How Much is that Capy in the Window?

Garibaldi Rous with Flopsy the Killer Cat

Garibaldi Rous with Flopsy the Killer Cat

Melly’s Blog:

How much is that capy in the window?
The one who hasn’t got any tail?
How much is that capy in the window?
My Gari I never will sale!

Stacy Winnick, owner of the infamous Dobbye Winnick, did a recent post on her blog, Dobbye the Capybara,  about the costs of keeping a pet capybara. This is a very important topic for anyone considering getting a pet capybara or any other pet for that matter. Just how much does it cost to keep a capybara?

Initial cost:

The price you pay to actually buy a capybara for a pet is generally not exorbitant. I got Caplin Rous for $300 and Garibaldi Rous was technically free, although I did pay $300 for his flight down to Texas from Ohio plus another $100 for the carrier he came in. I believe capybaras have gone up in price since then. Honestly, if you are worried about the purchase price, do not get a capybara! That is just the beginning of a long series of expenses you are going to incur. If your budget doesn’t have a reasonable amount of play in it, you really shouldn’t get any pet, let alone an exotic.

Land and Space:

Capybaras are large animals and as such they need a large space both to roam around in and give them something to explore and also to grow the grass that they need to graze on. If your house is on a small lot, move to a bigger lot before getting a capybara. We have about 1/3 of an acre fenced off around the house that Gari is free to roam. The more space you have, the better. This didn’t cost me anything but it could set you back quite a lot if you are not already living in a suitable home.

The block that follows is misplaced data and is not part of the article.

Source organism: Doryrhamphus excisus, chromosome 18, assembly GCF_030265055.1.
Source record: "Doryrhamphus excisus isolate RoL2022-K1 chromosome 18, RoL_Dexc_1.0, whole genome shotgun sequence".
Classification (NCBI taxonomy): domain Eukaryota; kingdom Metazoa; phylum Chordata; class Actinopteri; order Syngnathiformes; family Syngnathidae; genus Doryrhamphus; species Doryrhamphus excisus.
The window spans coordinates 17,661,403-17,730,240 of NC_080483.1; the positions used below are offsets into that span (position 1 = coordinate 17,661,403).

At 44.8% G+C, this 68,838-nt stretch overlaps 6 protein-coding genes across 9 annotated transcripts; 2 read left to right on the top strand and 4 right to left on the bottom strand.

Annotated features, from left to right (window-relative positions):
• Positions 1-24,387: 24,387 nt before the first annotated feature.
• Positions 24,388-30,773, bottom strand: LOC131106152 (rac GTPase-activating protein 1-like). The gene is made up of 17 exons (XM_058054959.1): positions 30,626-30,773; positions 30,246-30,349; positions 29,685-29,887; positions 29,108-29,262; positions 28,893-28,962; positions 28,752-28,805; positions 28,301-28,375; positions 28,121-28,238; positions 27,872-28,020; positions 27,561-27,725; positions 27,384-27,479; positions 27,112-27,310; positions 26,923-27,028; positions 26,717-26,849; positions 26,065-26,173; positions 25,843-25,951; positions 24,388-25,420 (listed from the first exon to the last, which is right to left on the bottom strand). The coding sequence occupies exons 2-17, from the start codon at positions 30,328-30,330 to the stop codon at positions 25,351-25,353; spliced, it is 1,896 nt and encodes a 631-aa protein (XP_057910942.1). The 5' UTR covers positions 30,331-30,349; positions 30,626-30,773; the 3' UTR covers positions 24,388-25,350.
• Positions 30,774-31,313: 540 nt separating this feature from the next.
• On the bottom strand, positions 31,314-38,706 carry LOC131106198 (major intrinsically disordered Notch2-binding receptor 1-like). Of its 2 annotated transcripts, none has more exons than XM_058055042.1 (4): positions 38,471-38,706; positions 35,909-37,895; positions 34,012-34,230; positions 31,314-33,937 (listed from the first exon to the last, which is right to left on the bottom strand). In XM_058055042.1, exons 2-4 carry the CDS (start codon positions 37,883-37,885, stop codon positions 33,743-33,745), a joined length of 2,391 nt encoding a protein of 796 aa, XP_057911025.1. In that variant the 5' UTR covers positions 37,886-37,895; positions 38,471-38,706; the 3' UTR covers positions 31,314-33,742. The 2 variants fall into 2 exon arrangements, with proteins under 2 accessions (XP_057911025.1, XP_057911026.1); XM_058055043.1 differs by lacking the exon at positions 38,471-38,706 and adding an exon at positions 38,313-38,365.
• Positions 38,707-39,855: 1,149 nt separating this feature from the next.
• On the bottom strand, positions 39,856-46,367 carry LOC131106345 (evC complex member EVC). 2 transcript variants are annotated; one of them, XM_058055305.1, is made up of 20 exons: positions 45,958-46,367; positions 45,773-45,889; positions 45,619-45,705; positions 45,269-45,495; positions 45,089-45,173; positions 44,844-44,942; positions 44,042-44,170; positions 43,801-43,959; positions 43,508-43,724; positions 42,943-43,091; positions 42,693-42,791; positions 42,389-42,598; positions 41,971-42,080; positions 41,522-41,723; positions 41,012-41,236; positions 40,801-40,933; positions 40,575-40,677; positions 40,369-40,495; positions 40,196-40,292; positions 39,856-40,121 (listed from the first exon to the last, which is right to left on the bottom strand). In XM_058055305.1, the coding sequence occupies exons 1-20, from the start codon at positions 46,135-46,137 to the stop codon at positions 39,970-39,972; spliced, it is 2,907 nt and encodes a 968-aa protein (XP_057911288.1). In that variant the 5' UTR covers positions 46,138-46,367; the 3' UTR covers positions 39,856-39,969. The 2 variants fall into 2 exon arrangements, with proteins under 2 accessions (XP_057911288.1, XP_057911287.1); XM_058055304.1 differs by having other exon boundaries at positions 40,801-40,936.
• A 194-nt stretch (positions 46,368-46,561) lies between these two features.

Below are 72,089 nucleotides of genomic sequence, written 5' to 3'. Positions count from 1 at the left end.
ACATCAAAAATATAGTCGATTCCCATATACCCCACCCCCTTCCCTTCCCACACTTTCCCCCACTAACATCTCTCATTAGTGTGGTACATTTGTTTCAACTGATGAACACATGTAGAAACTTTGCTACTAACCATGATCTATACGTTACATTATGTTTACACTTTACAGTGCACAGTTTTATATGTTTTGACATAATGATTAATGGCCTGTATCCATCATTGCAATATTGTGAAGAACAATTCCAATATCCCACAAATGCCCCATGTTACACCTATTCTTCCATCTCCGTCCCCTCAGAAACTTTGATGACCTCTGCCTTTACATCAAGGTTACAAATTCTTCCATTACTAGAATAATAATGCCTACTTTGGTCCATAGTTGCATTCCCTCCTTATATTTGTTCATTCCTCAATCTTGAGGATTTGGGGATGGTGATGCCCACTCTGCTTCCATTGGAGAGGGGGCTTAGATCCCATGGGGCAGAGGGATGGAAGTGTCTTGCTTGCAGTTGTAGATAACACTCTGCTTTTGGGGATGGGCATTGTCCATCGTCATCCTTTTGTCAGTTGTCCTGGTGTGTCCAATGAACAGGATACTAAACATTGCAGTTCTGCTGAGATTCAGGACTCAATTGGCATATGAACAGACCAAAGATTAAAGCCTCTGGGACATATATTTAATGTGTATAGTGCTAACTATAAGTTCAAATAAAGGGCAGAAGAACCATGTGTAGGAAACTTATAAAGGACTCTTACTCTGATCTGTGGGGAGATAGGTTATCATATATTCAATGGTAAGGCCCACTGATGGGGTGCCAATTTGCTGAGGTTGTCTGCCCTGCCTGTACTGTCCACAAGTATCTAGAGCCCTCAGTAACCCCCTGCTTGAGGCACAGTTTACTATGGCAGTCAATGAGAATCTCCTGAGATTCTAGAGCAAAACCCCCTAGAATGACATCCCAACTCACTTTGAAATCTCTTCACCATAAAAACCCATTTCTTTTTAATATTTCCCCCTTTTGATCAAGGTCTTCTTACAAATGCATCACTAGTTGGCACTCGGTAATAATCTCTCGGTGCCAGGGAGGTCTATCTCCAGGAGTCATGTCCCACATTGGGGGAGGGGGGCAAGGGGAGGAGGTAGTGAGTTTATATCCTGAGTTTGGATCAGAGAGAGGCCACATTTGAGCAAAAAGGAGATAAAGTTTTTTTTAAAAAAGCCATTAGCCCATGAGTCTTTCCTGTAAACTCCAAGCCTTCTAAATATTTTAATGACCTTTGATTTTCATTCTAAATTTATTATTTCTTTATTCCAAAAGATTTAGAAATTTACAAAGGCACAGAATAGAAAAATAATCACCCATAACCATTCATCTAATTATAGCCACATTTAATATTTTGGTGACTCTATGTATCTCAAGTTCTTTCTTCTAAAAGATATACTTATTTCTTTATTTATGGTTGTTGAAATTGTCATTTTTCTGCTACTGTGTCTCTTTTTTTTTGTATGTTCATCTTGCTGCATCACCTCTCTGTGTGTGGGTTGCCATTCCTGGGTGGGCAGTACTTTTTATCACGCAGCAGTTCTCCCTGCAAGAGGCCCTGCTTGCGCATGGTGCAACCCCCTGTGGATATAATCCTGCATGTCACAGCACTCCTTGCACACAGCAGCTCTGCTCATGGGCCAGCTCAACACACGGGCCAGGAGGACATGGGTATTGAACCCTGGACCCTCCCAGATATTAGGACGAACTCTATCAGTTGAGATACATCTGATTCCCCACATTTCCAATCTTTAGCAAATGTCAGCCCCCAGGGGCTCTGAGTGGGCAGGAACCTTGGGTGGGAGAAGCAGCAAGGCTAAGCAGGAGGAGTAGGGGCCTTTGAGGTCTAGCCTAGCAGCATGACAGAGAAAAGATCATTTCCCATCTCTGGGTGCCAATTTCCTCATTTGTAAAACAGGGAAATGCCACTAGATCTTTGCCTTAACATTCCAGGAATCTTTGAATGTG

Gari waiting in front of the gate for the start of his walk

Gari waiting in front of the gate for the start of his walk

Our fence is dying and I’d like to give Garibaldi more room anyway so this year I am planning on expanding our fence to enclose about 1/2 acre around the house. The fence needs to be at least four feet high but I’m thinking I’ll go five feet. It has to be STURDY. Capybaras are big animals, they weigh over 100 lbs as adults and they know how to throw their weight around. They can also get through surprisingly small openings. Luckily, Gari doesn’t have the roaming gene, he’s a homebody so he doesn’t put much stress on the fence but you cannot be sure your capybara will be that way. I’m thinking this new fence will cost around $7,000.

I am lucky because our house sits in the center of our property which is (or was) fairly rural. If your capybara will share a fence with neighbors, make the fence higher and sturdier and also be sure it is a privacy fence. You don’t want the neighbors’ kids or dogs getting in with your capy. This could be dangerous for everyone involved. if your gate goes out onto a street, make sure you double-gate it. Our gate just goes out onto our property so we don’t have double gates but this is a very wise precaution if there is any chance your capy could end up out in traffic. Or even if he/she could just get lost.